These changes can create metabolic disturbances in our bodies. They could be;

  • Inadequate insulin and/or oral drugs can increase blood glucose.
  • Long-time hunger state may increase the risk of low sugar attack.
  • Less water intake may cause dehydration, which increases the risk of clot formation in blood vessels.
  • Hyperglycaemia & Dehydration may precipitate Diabetic Ketoacidosis in Type1 Diabetes and can increase the risk of Hyperosmolar Hyperglycaemic State in elderly people with T2DM.

Ramadan and management of diabetes

Thus, every person should Consult their Doctor 1-2 months before Ramadan, and discuss the changes in medications. Extra precautions should be taken for…

  • Elderly People with diabetes
  • People with a long duration of DM
  • Those taking high doses of insulin and/or multiple doses of oral drugs
  • People with uncontrolled Blood Pressure, poor heart pumping (Heart Failure), associated Heart, Kidney, Brain disease, etc.
  • Those having Hypoglycaemia Unawareness
  • Those with a recent history of hospitalization, Acute Heart Attack, Paralysis attack, Kidney Failure or someone who underwent major surgery etc.
  • People who have had a recent episode of Severe Hypoglycaemia or Ketoacidosis, etc.

Nowadays, there are many oral glucose-lowering drugs and newer insulins available, which give effective control of diabetes with less risk of hypoglycemia. Your Doctor may shift you on these safer drugs before you start Ramadan fast.

People with diabetes should take certain precautions to practice safe Ramadan fast.

  • Adjust your medication by consulting your doctor.
  • The doctor may shift your morning dose of medicines to evening (Iftar). The evening doses of medicines may need to be reduced and shifted at Sehri (Suhur) time.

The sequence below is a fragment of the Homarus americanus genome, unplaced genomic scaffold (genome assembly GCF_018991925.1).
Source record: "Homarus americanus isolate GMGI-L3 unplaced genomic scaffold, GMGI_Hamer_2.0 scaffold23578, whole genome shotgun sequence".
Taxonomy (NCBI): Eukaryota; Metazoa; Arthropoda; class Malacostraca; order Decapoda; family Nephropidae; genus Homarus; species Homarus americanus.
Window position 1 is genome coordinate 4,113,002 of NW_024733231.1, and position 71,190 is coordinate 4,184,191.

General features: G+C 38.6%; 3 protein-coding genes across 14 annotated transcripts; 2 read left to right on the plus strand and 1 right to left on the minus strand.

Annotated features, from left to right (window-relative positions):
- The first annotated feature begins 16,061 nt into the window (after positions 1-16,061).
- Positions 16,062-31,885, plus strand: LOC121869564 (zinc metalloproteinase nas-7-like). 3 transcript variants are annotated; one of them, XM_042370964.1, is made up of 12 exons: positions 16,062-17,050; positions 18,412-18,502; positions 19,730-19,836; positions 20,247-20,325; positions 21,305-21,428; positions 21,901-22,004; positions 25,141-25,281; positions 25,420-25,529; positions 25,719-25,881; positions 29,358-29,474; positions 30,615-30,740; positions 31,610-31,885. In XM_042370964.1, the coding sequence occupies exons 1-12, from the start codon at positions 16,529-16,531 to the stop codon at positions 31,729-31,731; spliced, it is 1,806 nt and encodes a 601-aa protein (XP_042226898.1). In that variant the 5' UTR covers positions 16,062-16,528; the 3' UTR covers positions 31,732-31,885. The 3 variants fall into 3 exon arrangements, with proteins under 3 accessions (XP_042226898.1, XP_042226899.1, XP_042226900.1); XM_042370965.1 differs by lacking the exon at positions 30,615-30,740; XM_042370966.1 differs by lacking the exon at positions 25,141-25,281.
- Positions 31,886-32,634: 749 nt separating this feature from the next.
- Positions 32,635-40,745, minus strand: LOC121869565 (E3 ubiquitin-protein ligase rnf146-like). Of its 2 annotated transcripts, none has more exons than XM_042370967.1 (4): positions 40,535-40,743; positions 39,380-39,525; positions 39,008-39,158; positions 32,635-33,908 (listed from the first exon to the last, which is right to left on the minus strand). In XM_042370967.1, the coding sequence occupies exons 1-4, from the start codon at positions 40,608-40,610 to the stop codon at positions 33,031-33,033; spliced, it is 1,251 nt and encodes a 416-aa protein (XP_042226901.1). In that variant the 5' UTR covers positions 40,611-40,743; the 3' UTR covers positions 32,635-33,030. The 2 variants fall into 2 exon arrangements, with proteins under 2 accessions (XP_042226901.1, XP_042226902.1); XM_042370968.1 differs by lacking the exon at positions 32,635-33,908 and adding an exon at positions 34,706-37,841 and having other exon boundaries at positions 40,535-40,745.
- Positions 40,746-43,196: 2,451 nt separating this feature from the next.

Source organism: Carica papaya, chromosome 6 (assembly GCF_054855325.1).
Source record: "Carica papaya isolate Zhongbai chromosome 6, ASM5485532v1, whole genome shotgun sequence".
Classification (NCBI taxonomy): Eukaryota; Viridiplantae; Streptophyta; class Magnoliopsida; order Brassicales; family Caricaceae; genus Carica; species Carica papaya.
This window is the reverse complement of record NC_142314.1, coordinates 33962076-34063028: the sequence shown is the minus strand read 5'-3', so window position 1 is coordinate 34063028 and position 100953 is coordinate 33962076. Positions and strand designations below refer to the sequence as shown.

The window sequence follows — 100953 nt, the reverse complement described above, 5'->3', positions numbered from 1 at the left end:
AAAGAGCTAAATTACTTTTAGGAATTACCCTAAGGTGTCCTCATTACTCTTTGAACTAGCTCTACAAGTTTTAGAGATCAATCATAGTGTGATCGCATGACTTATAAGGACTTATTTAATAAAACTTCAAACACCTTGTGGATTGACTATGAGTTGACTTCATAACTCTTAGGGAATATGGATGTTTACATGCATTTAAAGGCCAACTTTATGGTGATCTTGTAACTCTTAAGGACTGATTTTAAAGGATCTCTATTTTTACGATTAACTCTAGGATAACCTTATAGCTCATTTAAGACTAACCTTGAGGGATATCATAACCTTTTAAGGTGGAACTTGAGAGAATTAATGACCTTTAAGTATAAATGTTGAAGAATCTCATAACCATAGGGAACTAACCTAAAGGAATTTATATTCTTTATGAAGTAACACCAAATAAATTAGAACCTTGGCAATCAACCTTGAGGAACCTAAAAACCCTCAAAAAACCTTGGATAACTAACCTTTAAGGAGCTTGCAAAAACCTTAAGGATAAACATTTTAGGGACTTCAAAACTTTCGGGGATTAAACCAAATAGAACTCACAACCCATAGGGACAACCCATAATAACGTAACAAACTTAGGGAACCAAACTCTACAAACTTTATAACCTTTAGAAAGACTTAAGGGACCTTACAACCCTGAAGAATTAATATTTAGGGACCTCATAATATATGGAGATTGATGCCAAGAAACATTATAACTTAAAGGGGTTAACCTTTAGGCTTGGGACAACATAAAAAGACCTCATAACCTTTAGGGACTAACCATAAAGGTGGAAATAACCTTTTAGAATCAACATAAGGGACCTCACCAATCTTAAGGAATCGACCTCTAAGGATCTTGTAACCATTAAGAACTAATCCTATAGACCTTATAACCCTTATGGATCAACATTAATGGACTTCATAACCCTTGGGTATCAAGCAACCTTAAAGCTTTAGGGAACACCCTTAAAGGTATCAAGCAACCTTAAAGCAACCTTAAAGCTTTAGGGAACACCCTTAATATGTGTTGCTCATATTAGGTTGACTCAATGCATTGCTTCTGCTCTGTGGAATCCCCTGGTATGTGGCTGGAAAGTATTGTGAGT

• Regular Sugar check-up by glucometer is a must for all people with diabetes, who are taking medicines.
  • Blood glucose monitoring doesn’t break your Roza. 7-times blood glucose testing is recommended by IDF guidelines, the frequency of testing can be individualized under the guidance of the treating doctor.
  • You should also check your glucose, whenever you have symptoms of high or low sugars.
Source: International Diabetes Federation

Who to avoid fast during Ramadan, if you have diabetes?

  • If your sugar is too much uncontrolled.
  • If you have severe complications of diabetes.
  • During Pregnancy
  • In old age having comorbidities

When to break the fast?

As per the Global IDF guidelines (2021), if your blood sugar goes below 70 mg/dl or above 300 mg/dl during Roza, you should break the fast and consult your doctor immediately.

Must read l Have you experienced Hypoglycemia ever?

Final Words

Due to the metabolic nature of the condition, people with diabetes are at particular risk of complications from marked changes in food and liquid intake (1).

It is therefore important that the decision about whether to fast is made on an individual basis in consultation with a healthcare provider, taking into account the severity of illness and the level of risk involved. 

  • Consult your doctor before planning for Ramadan fast.
  • Check associated co-morbidities and get your risk assessment done.
  • Adjust appropriate medications & their doses.
  • Monitor blood glucose regularly during Ramadan.
  • Take tips for healthy diet during festival.